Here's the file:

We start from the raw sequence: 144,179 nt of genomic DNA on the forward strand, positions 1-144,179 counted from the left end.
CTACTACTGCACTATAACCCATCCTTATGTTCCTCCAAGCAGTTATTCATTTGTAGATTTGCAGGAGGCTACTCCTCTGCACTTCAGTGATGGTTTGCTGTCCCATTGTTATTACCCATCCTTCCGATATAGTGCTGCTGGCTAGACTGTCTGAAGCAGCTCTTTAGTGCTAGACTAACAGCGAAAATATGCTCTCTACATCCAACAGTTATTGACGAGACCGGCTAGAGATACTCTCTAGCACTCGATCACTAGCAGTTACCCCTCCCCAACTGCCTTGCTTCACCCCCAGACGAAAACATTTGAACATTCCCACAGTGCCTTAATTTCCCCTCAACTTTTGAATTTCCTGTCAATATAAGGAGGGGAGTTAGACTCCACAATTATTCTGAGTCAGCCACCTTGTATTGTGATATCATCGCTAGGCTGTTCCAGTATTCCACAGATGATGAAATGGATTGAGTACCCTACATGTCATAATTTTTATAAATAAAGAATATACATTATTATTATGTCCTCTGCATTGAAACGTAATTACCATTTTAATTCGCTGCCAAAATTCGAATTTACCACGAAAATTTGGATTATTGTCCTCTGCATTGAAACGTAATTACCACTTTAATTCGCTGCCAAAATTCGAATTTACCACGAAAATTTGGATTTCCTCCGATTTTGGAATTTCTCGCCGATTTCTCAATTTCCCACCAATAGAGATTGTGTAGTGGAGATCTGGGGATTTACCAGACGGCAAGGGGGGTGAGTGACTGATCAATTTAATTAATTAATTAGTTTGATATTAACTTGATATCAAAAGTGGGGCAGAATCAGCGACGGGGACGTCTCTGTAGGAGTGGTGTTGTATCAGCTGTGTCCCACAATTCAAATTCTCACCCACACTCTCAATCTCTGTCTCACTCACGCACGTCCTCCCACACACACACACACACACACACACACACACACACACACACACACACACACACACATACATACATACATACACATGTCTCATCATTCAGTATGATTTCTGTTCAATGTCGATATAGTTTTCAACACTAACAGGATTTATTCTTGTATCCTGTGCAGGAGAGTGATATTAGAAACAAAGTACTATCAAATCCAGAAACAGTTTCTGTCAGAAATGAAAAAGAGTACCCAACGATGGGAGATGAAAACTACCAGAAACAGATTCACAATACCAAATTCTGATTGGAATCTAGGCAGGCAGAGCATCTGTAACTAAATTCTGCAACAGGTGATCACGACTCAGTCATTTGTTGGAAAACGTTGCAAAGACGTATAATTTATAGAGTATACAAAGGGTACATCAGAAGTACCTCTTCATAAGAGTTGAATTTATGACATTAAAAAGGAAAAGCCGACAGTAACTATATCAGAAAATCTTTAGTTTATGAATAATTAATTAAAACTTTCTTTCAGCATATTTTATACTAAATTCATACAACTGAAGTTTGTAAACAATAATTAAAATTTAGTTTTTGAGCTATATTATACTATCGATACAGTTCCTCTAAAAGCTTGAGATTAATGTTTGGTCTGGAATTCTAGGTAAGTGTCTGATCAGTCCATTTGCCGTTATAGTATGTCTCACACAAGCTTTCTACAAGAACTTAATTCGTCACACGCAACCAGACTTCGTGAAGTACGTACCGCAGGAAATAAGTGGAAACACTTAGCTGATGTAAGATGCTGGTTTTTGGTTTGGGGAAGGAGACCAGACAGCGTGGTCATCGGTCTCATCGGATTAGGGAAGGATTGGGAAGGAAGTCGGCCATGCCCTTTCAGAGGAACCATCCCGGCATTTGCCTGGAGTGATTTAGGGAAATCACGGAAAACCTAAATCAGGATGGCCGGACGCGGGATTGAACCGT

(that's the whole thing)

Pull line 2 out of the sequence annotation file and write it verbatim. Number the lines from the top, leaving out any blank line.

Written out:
CTACTACTGCACTATAACCCATCCTTATGTTCCTCCAAGCAGTTATTCATTTGTAGATTTGCAGGAGGCTACTCCTCTGCACTTCAGTGATGGTTTGCTGTCCCATTGTTATTACCCATCCTTCCGATATAGTGCTGCTGGCTAGACTGTCTGAAGCAGCTCTTTAGTGCTAGACTAACAGCGAAAATATGCTCTCTACATCCAACAGTTATTGACGAGACCGGCTAGAGATACTCTCTAGCACTCGATCACTAGCAGTTACCCCTCCCCAACTGCCTTGCTTCACCCCCAGACGAAAACATTTGAACATTCCCACAGTGCCTTAATTTCCCCTCAACTTTTGAATTTCCTGTCAATATAAGGAGGGGAGTTAGACTCCACAATTATTCTGAGTCAGCCACCTTGTATTGTGATATCATCGCTAGGCTGTTCCAGTATTCCACAGATGATGAAATGGATTGAGTACCCTACATGTCATAATTTTTATAAATAAAGAATATACATTATTATTATGTCCTCTGCATTGAAACGTAATTACCATTTTAATTCGCTGCCAAAATTCGAATTTACCACGAAAATTTGGATTATTGTCCTCTGCATTGAAACGTAATTACCACTTTAATTCGCTGCCAAAATTCGAATTTACCACGAAAATTTGGATTTCCTCCGATTTTGGAATTTCTCGCCGATTTCTCAATTTCCCACCAATAGAGATTGTGTAGTGGAGATCTGGGGATTTACCAGACGGCAAGGGGGGTGAGTGACTGATCAATTTAATTAATTAATTAGTTTGATATTAACTTGATATCAAAAGTGGGGCAGAATCAGCGACGGGGACGTCTCTGTAGGAGTGGTGTTGTATCAGCTGTGTCCCACAATTCAAATTCTCACCCACACTCTCAATCTCTGTCTCACTCACGCACGTCCTCCCACACACACACACACACACACACACACACACACACACACACACACACACACACACATACATACATACATACACATGTCTCATCATTCAGTATGATTTCTGTTCAATGTCGATATAGTTTTCAACACTAACAGGATTTATTCTTGTATCCTGTGCAGGAGAGTGATATTAGAAACAAAGTACTATCAAATCCAGAAACAGTTTCTGTCAGAAATGAAAAAGAGTACCCAACGATGGGAGATGAAAACTACCAGAAACAGATTCACAATACCAAATTCTGATTGGAATCTAGGCAGGCAGAGCATCTGTAACTAAATTCTGCAACAGGTGATCACGACTCAGTCATTTGTTGGAAAACGTTGCAAAGACGTATAATTTATAGAGTATACAAAGGGTACATCAGAAGTACCTCTTCATAAGAGTTGAATTTATGACATTAAAAAGGAAAAGCCGACAGTAACTATATCAGAAAATCTTTAGTTTATGAATAATTAATTAAAACTTTCTTTCAGCATATTTTATACTAAATTCATACAACTGAAGTTTGTAAACAATAATTAAAATTTAGTTTTTGAGCTATATTATACTATCGATACAGTTCCTCTAAAAGCTTGAGATTAATGTTTGGTCTGGAATTCTAGGTAAGTGTCTGATCAGTCCATTTGCCGTTATAGTATGTCTCACACAAGCTTTCTACAAGAACTTAATTCGTCACACGCAACCAGACTTCGTGAAGTACGTACCGCAGGAAATAAGTGGAAACACTTAGCTGATGTAAGATGCTGGTTTTTGGTTTGGGGAAGGAGACCAGACAGCGTGGTCATCGGTCTCATCGGATTAGGGAAGGATTGGGAAGGAAGTCGGCCATGCCCTTTCAGAGGAACCATCCCGGCATTTGCCTGGAGTGATTTAGGGAAATCACGGAAAACCTAAATCAGGATGGCCGGACGCGGGATTGAACCGT